This post provides a simple overview of a DSLR camera and some of the terminology used when discussing cameras.
The following image shows the primary light paths in a DSLR camera. Lower cost camera use a penta mirror set-up rather than a solid pentaprism. Pentaprisms are better optically.
Cross-section view of SLR system.
1 - Multi-element lens
2 - Reflex mirror
3 - Focal-plane shutter
4 - Sensor
5 - Matte focusing screen
6 - Condenser lens
7 - Pentaprism
8 - Eyepiece
A typical DSLR camera (Pentax K10D as an example with 18-55mm f/3.5-5.6 auto-focus zoom lens).
The top view showing the mode dial and top display. Lower cost camera do not have a top display panel.
The dial on the left is where you set Aperture priority, Shutter Priority, Manual control etc.
The silver button on the right is the shutter release. Press half way to meter and auto-focus and all the way to take a photo.
The front view showing the mirror and reflection of the matte focusing screen.
The dial on the front can be used to set aperture, shutter speed, exposure compensation or ISO depending on the mode the camera is set to.
The silver ring surrounding the opening is the bayonet mount for lenses.
The back view showing various controls and the LCD display screen.
The dial on the back right can be used to set aperture, shutter speed, exposure compensation or ISO depending on the mode the camera is set to.
The four way arrow control is used to navigate the menu's.
The left view showing a lens and auto-focus control switch.
The following is a 50mm f/1.8 fixed focal length lens (as different from a zoom lens).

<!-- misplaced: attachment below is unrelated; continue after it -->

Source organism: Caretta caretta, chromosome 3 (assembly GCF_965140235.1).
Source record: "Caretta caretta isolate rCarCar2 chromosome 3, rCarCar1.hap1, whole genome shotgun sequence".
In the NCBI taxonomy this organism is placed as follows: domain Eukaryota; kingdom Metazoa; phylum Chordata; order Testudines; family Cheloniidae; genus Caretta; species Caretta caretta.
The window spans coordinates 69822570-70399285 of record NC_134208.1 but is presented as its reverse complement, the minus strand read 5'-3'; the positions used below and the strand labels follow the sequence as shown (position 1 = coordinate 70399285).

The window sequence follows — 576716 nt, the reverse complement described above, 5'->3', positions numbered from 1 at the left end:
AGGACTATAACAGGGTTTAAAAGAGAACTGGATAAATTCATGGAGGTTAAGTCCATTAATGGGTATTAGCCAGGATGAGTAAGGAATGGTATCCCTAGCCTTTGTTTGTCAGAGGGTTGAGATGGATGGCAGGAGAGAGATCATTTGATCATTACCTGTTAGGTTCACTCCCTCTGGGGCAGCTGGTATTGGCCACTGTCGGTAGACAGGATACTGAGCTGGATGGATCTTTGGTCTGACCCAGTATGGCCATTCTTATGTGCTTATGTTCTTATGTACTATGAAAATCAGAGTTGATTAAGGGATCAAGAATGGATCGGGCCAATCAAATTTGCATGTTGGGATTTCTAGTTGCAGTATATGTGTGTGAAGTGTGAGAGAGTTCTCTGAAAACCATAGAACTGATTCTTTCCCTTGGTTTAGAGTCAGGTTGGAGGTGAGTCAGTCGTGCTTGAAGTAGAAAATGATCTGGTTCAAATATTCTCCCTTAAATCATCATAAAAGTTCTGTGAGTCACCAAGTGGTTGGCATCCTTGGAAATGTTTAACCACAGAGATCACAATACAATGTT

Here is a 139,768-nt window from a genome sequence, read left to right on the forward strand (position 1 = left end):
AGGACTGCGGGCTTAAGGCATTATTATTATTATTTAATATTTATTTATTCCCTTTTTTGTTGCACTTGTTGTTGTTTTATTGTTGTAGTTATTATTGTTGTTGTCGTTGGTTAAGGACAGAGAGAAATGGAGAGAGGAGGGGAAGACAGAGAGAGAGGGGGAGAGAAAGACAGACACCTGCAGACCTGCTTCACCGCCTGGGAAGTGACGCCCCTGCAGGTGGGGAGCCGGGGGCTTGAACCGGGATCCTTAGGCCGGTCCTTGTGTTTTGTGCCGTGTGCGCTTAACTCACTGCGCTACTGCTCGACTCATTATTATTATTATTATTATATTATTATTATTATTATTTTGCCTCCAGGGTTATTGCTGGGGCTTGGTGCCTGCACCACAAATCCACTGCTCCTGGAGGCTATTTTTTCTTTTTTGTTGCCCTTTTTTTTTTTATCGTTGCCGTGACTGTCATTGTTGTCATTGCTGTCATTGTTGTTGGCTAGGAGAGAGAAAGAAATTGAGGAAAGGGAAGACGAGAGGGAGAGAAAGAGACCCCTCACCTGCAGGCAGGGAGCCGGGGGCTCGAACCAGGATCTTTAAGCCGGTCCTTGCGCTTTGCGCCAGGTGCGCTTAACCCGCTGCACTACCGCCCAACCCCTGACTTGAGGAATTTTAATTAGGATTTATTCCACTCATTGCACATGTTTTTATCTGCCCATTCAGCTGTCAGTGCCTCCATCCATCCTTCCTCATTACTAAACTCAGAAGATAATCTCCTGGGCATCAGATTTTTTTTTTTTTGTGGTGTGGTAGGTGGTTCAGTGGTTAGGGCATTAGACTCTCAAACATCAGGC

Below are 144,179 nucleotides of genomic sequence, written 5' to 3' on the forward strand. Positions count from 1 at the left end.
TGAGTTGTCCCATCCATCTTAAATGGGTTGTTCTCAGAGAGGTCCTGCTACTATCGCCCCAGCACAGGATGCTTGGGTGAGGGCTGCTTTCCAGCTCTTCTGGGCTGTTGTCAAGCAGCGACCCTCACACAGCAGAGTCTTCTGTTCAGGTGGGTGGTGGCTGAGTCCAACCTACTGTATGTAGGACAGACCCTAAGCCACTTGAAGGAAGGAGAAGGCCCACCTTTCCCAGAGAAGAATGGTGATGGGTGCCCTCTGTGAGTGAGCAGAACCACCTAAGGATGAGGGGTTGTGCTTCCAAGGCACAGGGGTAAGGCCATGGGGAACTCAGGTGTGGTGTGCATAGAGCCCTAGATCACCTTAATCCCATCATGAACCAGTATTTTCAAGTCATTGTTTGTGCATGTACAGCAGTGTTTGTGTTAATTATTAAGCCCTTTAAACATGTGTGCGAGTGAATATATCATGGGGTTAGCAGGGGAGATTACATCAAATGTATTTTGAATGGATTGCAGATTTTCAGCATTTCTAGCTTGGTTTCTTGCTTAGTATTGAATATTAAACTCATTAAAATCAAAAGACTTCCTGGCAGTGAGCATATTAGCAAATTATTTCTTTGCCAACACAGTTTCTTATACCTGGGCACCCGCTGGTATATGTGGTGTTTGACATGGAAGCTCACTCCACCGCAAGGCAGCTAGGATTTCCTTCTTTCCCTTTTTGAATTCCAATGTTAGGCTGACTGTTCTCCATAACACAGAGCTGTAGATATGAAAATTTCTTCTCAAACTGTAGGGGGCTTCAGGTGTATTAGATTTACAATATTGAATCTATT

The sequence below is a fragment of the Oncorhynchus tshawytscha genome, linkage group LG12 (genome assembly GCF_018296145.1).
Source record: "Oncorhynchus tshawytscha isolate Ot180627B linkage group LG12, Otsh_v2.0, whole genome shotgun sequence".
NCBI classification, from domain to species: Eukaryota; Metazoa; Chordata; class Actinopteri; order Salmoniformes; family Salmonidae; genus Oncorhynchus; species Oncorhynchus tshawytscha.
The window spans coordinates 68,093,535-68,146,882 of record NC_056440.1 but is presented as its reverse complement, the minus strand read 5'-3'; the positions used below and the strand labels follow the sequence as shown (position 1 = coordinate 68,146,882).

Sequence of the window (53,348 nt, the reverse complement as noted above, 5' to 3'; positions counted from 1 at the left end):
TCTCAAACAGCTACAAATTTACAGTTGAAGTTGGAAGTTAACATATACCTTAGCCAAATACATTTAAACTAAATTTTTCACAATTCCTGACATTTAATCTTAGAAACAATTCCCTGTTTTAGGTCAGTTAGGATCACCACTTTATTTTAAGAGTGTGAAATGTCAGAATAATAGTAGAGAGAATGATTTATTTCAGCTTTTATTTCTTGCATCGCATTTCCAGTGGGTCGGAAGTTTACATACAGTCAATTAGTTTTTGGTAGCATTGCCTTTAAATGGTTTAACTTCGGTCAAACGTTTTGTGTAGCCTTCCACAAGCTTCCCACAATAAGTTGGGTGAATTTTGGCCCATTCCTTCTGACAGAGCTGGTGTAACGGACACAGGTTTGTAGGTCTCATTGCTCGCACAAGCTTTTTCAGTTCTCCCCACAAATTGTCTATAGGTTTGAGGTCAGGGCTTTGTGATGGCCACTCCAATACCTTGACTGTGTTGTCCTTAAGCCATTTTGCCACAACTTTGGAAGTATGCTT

This is colloquially referred to as a nifty 50.
In this image the lens aperture is wide open at f/1.8.
The following is a 70-300mm f/4.5-5.6 telephoto zoom lens.
The following is a 200-500mm f/2.8 telephoto zoom lens.
This is a very big and expensive lens.
Most current DSLR cameras use an APS-C sized sensor (which is around a half of the area of a 35mm film frame) and the latest upmarket models use a full frame sensor (i.e. the same size of 35mm film) sensor. You can divide the number of pixels (mega pixels) by the area to get a pixel density. Olympus use the 4/3 system. The following image show most of the sensor sizes used in digital cameras.
License for images on this post:
Permission is granted to copy, distribute and/or modify this document under the terms of the GNU Free Documentation License, Version 1.2 or any later version published by the Free Software Foundation; with no Invariant Sections, no Front-Cover Texts, and no Back-Cover Texts. A copy of the license is included in the section entitled "GNU Free Documentation License". http://commons.wikimedia.org/wiki/Co...tation_License
and © Bill Bertram 2007, CC-BY-2.5 — Attribution